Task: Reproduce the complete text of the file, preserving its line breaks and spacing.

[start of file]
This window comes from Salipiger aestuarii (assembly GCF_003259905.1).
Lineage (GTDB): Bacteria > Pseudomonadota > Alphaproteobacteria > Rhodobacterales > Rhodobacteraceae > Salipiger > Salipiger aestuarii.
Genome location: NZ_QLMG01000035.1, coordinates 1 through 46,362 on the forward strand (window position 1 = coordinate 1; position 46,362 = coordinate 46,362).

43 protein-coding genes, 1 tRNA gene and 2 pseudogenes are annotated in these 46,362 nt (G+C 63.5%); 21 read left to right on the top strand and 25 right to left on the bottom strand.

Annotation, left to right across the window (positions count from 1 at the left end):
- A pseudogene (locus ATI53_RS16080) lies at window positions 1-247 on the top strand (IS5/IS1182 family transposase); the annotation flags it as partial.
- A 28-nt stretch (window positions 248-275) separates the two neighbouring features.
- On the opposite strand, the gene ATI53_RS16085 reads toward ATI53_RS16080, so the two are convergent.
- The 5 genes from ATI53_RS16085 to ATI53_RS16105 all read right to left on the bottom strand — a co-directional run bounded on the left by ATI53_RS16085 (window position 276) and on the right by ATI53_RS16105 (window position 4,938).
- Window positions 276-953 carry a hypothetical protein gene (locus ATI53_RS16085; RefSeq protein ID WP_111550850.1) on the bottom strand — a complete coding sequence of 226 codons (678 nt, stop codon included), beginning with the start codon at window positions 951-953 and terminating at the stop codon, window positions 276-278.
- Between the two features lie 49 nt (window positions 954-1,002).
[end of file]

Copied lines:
This window comes from Salipiger aestuarii (assembly GCF_003259905.1).
Lineage (GTDB): Bacteria > Pseudomonadota > Alphaproteobacteria > Rhodobacterales > Rhodobacteraceae > Salipiger > Salipiger aestuarii.
Genome location: NZ_QLMG01000035.1, coordinates 1 through 46,362 on the forward strand (window position 1 = coordinate 1; position 46,362 = coordinate 46,362).

43 protein-coding genes, 1 tRNA gene and 2 pseudogenes are annotated in these 46,362 nt (G+C 63.5%); 21 read left to right on the top strand and 25 right to left on the bottom strand.

Annotation, left to right across the window (positions count from 1 at the left end):
- A pseudogene (locus ATI53_RS16080) lies at window positions 1-247 on the top strand (IS5/IS1182 family transposase); the annotation flags it as partial.
- A 28-nt stretch (window positions 248-275) separates the two neighbouring features.
- On the opposite strand, the gene ATI53_RS16085 reads toward ATI53_RS16080, so the two are convergent.
- The 5 genes from ATI53_RS16085 to ATI53_RS16105 all read right to left on the bottom strand — a co-directional run bounded on the left by ATI53_RS16085 (window position 276) and on the right by ATI53_RS16105 (window position 4,938).
- Window positions 276-953 carry a hypothetical protein gene (locus ATI53_RS16085; RefSeq protein ID WP_111550850.1) on the bottom strand — a complete coding sequence of 226 codons (678 nt, stop codon included), beginning with the start codon at window positions 951-953 and terminating at the stop codon, window positions 276-278.
- Between the two features lie 49 nt (window positions 954-1,002).